According to an update announcement from Microsoft, its products began "incorrect detection of Google Chrome as PWS:Win32/Zbot," which is another name for the password-stealing Trojan application known as Zeus, which is designed to harvest people's financial data.
Microsoft said the anti-Chrome behavior lasted a few hours before it pushed an update--Security Essentials signature version 1.113.672.0--to fix the issue. "Affected customers should manually update Microsoft Security Essentials with the latest signatures," by selecting "update" from the software's update tab, said Microsoft. "After updating the definitions, reinstall Google Chrome. We apologize for the inconvenience this may have caused our customers."
Google engineering manager Mark Larson said Friday that the Chrome team was aware of the issue and working on an automated fix. "We are releasing an update that will automatically repair Chrome for affected users over the course of the next 24 hours," he said. But he also cautioned that not all Microsoft Security Essentials users were affected, saying that "if Chrome is working correctly for you, then there's no need to take any action."
That was after about 300 people had flooded a Google Chrome help forum, with many saying that after Microsoft Security Essentials (MSE) reported that a virus had been removed, they found their browser missing too. "MSE all of a sudden detected Chrome as a threat and deleted it. Bye bye saved passwords, extensions, and history? Microsoft conspiracy theories are going to run at an all-time high," read one post.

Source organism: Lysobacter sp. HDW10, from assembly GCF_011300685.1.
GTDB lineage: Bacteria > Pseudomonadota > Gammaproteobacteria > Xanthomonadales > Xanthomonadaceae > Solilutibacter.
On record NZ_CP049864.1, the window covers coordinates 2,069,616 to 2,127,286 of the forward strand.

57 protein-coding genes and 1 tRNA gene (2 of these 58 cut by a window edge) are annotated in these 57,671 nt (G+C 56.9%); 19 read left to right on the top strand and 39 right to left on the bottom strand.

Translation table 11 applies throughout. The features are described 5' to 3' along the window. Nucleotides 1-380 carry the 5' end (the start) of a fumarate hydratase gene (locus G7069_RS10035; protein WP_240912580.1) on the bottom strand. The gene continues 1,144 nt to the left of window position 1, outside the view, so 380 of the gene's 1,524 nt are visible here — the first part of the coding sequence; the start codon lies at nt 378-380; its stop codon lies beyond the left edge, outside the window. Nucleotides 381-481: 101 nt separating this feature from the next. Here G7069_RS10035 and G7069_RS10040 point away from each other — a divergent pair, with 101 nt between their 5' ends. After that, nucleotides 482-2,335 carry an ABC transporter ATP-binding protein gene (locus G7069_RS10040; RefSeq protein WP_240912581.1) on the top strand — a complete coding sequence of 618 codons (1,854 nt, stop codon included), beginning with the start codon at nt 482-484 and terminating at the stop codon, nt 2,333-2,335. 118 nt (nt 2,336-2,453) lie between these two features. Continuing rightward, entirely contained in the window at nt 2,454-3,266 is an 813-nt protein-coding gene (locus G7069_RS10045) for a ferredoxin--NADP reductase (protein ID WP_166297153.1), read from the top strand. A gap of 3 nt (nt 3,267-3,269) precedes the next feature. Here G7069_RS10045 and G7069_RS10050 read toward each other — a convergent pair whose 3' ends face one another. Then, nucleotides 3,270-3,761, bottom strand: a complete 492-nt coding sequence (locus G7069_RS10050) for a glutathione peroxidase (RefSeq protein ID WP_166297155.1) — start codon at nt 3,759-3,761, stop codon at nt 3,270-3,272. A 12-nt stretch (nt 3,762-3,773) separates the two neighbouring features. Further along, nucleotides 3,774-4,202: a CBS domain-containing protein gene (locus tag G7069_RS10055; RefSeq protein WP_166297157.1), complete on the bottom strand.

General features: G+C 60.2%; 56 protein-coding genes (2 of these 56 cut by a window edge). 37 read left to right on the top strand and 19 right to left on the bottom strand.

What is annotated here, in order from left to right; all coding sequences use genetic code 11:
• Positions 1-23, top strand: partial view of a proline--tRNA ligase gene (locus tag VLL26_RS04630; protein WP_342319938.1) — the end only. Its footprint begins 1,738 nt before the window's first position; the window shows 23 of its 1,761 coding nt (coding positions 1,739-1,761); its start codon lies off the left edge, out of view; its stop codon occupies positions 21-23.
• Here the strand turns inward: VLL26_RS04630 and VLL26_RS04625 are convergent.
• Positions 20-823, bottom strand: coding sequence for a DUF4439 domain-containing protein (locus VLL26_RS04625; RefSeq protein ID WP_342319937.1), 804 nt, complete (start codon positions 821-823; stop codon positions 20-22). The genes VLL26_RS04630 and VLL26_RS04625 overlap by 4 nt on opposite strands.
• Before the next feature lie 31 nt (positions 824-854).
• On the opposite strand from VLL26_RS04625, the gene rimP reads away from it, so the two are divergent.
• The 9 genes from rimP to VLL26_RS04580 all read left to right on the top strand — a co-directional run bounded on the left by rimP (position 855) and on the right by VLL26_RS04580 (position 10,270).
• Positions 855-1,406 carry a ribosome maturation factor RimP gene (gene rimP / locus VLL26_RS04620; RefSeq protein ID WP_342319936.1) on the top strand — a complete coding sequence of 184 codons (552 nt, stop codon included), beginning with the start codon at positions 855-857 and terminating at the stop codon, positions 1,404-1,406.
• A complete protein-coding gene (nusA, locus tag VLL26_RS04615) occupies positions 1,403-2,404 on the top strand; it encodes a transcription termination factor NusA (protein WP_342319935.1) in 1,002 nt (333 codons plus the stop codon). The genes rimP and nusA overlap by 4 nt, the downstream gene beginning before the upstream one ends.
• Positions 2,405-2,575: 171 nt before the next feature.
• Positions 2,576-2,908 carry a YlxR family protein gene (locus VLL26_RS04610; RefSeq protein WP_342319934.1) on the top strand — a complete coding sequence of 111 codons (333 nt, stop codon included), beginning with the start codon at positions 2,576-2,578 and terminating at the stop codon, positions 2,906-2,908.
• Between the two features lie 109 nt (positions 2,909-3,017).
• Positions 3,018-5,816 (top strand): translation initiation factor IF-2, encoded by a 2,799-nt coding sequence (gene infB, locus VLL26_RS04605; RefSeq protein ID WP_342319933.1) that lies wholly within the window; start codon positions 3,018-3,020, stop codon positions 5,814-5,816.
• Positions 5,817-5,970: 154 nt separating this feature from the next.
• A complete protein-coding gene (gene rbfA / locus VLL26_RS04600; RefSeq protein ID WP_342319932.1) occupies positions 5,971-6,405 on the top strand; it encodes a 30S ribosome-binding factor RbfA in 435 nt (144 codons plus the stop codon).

Another poster said that after reinstalling Chrome multiple times, only to see MSE keep nuking it, he'd temporarily given up. "I finally just removed it and am using Firefox right now. Hopefully they can fix this soon." On Monday, however, some users were still reporting reinstallation issues.
The irony, of course, is that the only "severe" threat posed by Google Chrome is to Microsoft's browser market share. Chrome continues to eat into Internet Explorer's user base, and is now the world's third-most-used browser, commanding 16% browser market share. That puts it behind Internet Explorer (54%) and Firefox (22%), and ahead of Safari (5%), and Opera (2%), according to Net Applications.
Zeus, meanwhile, is one of the world's best-known crimeware packs--helped in part by savvy blackmarket-focused marketing campaigns--and has been the tool of choice for a number of international gangs. After becoming one of the most high-end crimeware toolkits on the market, however, Zeus's developer apparently donated the source code to former rival SpyEye, which last year released a Zeus-SpyEye hybrid.
Earlier this year, however, the source code was leaked online, and has since been appearing in a greater range of malware, after apparently still being actively developed. In one recent incarnation, for example, a version of Zeus known as Zitmo (for "Zeus in the mobile")--versions of which had already targeted BlackBerry, Symbian, and Windows Mobile devices--began attempting to infect Android devices to steal financial data.